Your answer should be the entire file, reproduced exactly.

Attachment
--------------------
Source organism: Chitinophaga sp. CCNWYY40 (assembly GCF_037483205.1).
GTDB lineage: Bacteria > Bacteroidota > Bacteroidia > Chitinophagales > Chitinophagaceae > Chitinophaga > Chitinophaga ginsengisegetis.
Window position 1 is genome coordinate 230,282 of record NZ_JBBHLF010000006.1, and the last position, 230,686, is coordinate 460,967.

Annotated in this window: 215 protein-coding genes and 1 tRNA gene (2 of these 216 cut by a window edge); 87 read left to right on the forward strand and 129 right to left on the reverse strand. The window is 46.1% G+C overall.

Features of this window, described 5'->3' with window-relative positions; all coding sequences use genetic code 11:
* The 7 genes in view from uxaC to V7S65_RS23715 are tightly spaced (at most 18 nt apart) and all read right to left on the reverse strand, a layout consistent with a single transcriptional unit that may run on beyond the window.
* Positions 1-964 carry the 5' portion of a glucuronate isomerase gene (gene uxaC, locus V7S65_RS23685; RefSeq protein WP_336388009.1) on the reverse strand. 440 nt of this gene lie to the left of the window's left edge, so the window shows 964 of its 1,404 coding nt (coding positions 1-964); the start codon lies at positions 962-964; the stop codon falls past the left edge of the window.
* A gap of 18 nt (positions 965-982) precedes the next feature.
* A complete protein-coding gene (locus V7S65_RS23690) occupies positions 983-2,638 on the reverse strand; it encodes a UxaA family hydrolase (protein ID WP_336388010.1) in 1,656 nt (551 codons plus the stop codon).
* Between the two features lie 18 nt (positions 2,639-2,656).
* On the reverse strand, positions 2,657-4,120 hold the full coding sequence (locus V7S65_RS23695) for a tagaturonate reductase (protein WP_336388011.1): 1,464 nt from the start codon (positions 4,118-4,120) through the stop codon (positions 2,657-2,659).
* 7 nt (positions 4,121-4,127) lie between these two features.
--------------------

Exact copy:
Source organism: Chitinophaga sp. CCNWYY40 (assembly GCF_037483205.1).
GTDB lineage: Bacteria > Bacteroidota > Bacteroidia > Chitinophagales > Chitinophagaceae > Chitinophaga > Chitinophaga ginsengisegetis.
Window position 1 is genome coordinate 230,282 of record NZ_JBBHLF010000006.1, and the last position, 230,686, is coordinate 460,967.

Annotated in this window: 215 protein-coding genes and 1 tRNA gene (2 of these 216 cut by a window edge); 87 read left to right on the forward strand and 129 right to left on the reverse strand. The window is 46.1% G+C overall.

Features of this window, described 5'->3' with window-relative positions; all coding sequences use genetic code 11:
* The 7 genes in view from uxaC to V7S65_RS23715 are tightly spaced (at most 18 nt apart) and all read right to left on the reverse strand, a layout consistent with a single transcriptional unit that may run on beyond the window.
* Positions 1-964 carry the 5' portion of a glucuronate isomerase gene (gene uxaC, locus V7S65_RS23685; RefSeq protein WP_336388009.1) on the reverse strand. 440 nt of this gene lie to the left of the window's left edge, so the window shows 964 of its 1,404 coding nt (coding positions 1-964); the start codon lies at positions 962-964; the stop codon falls past the left edge of the window.
* A gap of 18 nt (positions 965-982) precedes the next feature.
* A complete protein-coding gene (locus V7S65_RS23690) occupies positions 983-2,638 on the reverse strand; it encodes a UxaA family hydrolase (protein ID WP_336388010.1) in 1,656 nt (551 codons plus the stop codon).
* Between the two features lie 18 nt (positions 2,639-2,656).
* On the reverse strand, positions 2,657-4,120 hold the full coding sequence (locus V7S65_RS23695) for a tagaturonate reductase (protein WP_336388011.1): 1,464 nt from the start codon (positions 4,118-4,120) through the stop codon (positions 2,657-2,659).
* 7 nt (positions 4,121-4,127) lie between these two features.